Minneapolis, which boomed in the mid-'70s with the prosperity of the farm belt, has recently fallen on hard times as agricultural commodities prices plunged. Piper Jaffray, a regional brokerage, sees some glimmer of hope in some area food companies.
John Tauer, a vice-president who supervises Piper Jaffray regional efforts, expects swelling earnings to boost the price of area stocks. He likes Wilson Foods Corporation, a pork processor which is expected to report a 40-cent dividend this summer. Says Tauer: ''There will be a huge swing to a $4 [per year ] profit next year.''
The numbers for pork processors get better when pork supplies increase, he explained. ''The price of pork falls, but volume is more important to the food processor than the price of the commodity.'' By 1985 Tauer expects Wilson's earnings to get up to $6 per share. In the food category, Piper Jaffray is also recommending Consolidated Foods, a giant processed-food conglomerate.
In the nonfood area Piper Jaffray is recommending Valspar Corporations, a $ 100 million (sales) paint company which sells to retailers. Earnings are expected to increase from $2.63 a share last year to $3 for the current year. They could rise to $4 next year.
Turning east to Philadelphia, Linette McCurry, a vice-president at the regional brokerage Butcher & Singer writes a monthly column for a local business magazine. She covers 45 regional corporations.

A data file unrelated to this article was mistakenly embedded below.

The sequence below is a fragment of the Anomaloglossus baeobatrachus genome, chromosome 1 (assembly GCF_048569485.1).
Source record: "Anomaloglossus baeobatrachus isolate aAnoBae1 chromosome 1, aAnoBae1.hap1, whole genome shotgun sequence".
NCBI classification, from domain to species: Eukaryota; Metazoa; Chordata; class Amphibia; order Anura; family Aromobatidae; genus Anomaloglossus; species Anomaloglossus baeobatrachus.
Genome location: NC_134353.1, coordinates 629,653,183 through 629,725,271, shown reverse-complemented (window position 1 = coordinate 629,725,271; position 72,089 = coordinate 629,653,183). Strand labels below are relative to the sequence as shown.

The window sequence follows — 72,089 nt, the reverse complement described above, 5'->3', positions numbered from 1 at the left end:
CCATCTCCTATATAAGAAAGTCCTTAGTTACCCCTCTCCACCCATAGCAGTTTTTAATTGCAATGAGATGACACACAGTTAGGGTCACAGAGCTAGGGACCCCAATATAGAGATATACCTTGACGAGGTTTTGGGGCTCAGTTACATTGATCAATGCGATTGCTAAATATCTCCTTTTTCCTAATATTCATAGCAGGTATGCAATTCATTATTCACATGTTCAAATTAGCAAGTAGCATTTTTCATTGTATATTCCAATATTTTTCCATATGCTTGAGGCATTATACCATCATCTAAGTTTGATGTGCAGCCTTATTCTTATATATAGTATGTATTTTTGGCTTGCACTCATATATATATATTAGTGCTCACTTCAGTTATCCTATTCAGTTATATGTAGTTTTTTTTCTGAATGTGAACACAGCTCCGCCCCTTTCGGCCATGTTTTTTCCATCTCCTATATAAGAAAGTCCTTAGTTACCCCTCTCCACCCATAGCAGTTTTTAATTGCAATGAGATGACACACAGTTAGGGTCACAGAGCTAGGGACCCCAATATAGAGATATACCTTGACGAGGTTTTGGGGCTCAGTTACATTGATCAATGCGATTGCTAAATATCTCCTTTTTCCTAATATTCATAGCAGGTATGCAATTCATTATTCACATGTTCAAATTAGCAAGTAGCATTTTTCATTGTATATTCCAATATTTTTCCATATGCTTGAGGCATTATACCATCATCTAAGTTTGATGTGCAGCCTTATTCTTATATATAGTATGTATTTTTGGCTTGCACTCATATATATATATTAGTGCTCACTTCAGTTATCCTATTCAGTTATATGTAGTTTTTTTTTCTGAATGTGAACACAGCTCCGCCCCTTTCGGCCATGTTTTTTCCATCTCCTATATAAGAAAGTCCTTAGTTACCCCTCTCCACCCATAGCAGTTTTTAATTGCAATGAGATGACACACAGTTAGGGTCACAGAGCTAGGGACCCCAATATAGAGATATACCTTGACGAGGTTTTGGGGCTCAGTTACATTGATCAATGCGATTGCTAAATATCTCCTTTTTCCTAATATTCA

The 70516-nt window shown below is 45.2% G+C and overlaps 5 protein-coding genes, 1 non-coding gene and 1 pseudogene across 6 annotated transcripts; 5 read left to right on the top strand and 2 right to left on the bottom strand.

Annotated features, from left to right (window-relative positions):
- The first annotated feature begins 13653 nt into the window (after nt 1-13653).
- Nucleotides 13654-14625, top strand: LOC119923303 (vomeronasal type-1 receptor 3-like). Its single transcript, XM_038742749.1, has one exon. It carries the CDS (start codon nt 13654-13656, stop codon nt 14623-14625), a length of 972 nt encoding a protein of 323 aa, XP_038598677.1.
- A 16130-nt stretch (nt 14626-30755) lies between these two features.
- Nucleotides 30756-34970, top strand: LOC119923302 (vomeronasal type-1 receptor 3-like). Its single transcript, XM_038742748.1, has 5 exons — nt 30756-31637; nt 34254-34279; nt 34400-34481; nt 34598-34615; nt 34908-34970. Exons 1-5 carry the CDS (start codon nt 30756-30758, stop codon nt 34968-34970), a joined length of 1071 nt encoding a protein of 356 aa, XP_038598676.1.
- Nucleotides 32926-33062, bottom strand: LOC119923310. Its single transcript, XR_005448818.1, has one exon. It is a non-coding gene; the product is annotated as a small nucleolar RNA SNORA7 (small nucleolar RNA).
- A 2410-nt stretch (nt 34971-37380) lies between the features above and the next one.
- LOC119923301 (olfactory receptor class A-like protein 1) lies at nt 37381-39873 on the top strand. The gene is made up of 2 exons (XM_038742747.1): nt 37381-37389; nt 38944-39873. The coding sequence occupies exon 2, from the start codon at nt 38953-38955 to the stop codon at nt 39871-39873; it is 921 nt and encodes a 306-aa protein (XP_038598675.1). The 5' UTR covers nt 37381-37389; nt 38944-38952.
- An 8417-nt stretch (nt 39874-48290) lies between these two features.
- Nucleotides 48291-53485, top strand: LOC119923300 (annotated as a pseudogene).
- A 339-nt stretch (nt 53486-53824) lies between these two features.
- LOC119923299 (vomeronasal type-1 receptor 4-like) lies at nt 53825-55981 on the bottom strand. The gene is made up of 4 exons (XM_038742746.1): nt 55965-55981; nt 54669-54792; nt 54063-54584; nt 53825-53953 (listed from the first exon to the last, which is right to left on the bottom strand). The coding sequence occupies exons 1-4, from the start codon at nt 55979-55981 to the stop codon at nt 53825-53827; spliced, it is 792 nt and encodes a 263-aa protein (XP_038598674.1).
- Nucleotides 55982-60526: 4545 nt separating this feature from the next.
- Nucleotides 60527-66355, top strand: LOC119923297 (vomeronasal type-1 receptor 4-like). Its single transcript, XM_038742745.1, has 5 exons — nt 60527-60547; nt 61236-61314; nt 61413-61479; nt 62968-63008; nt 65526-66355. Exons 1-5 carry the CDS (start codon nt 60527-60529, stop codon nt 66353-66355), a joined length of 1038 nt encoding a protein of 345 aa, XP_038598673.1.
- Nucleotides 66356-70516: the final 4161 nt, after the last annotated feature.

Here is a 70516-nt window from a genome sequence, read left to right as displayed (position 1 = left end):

Says McCurry: ''Our latest stock ideas include Hunt Manufacturing Company, a selling at $175/8,'' she said. ''They make office files and desk organizers, Boston pencil sharpeners and artists inks and Exacto knives.'' The firm also produces, among other things, a line of reproduction doll furniture - a growing hobby. Although the stock sells at a premium multiple, 17 times earnings, the Butcher & Singer vice-president emphasizes that it is now in its 15th straight year of increasing earnings.
However, she notes, earnings this past year were somewhat disappointing. ''They sell a lot of their office products overseas to countries with growing infrastructures in the Middle East and North Africa,'' she explains. ''The strong dollar hurt those sales.'' McCurry is looking for $1.30 in earnings next year. ''They have clearly had a turnaround in US sales,'' she says. ''Their hobby products are doing well and inventories are low.''
In Pittsburgh, another city hit by the recession, Butcher & Singer focuses on another prospering firm: Papercraft Co. The company produces Christmas gift wrap in the low to middle price range, as well as artificial Christmas trees. Selling on the NYSE for $27, Papercraft increase 1982 earnings despite the general economic malaise. McCurry is looking for an increase in earnings from $2.28 in 1982 to $2.65 this year. ''They have a premium multiple because of the reliability of their earnings,'' she indicates. The company has a very low debt ratio - 11 percent and is looking for an acquisition, according to McCurry. Says she: "They will do well no matter what the stock market does. Any weakness , in fact, would be a buying opportunity."